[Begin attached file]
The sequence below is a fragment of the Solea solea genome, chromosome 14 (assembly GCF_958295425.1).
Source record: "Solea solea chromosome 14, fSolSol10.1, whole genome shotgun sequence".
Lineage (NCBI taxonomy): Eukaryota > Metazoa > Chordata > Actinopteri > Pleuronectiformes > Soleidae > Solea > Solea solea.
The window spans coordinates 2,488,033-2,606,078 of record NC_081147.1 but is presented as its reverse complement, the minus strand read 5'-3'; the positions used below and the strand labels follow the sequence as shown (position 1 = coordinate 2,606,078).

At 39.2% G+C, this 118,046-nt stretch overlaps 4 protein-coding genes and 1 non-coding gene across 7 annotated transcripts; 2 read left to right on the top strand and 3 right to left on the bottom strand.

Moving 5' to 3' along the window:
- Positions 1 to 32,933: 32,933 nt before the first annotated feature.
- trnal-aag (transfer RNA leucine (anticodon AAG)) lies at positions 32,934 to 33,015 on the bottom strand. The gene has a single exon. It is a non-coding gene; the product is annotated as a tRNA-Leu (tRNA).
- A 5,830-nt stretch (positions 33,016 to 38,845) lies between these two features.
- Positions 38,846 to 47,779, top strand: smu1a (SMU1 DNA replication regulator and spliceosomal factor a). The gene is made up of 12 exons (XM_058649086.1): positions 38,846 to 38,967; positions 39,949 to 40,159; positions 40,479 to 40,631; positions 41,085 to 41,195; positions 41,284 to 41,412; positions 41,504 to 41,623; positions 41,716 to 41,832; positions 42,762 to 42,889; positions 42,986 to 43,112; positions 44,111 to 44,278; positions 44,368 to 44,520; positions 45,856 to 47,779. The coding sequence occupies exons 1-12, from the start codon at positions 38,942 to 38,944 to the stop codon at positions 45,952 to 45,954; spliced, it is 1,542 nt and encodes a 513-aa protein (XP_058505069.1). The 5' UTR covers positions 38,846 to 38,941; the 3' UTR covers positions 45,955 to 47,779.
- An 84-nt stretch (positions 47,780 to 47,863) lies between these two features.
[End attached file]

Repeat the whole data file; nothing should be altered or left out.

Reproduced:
The sequence below is a fragment of the Solea solea genome, chromosome 14 (assembly GCF_958295425.1).
Source record: "Solea solea chromosome 14, fSolSol10.1, whole genome shotgun sequence".
Lineage (NCBI taxonomy): Eukaryota > Metazoa > Chordata > Actinopteri > Pleuronectiformes > Soleidae > Solea > Solea solea.
The window spans coordinates 2,488,033-2,606,078 of record NC_081147.1 but is presented as its reverse complement, the minus strand read 5'-3'; the positions used below and the strand labels follow the sequence as shown (position 1 = coordinate 2,606,078).

At 39.2% G+C, this 118,046-nt stretch overlaps 4 protein-coding genes and 1 non-coding gene across 7 annotated transcripts; 2 read left to right on the top strand and 3 right to left on the bottom strand.

Moving 5' to 3' along the window:
- Positions 1 to 32,933: 32,933 nt before the first annotated feature.
- trnal-aag (transfer RNA leucine (anticodon AAG)) lies at positions 32,934 to 33,015 on the bottom strand. The gene has a single exon. It is a non-coding gene; the product is annotated as a tRNA-Leu (tRNA).
- A 5,830-nt stretch (positions 33,016 to 38,845) lies between these two features.
- Positions 38,846 to 47,779, top strand: smu1a (SMU1 DNA replication regulator and spliceosomal factor a). The gene is made up of 12 exons (XM_058649086.1): positions 38,846 to 38,967; positions 39,949 to 40,159; positions 40,479 to 40,631; positions 41,085 to 41,195; positions 41,284 to 41,412; positions 41,504 to 41,623; positions 41,716 to 41,832; positions 42,762 to 42,889; positions 42,986 to 43,112; positions 44,111 to 44,278; positions 44,368 to 44,520; positions 45,856 to 47,779. The coding sequence occupies exons 1-12, from the start codon at positions 38,942 to 38,944 to the stop codon at positions 45,952 to 45,954; spliced, it is 1,542 nt and encodes a 513-aa protein (XP_058505069.1). The 5' UTR covers positions 38,846 to 38,941; the 3' UTR covers positions 45,955 to 47,779.
- An 84-nt stretch (positions 47,780 to 47,863) lies between these two features.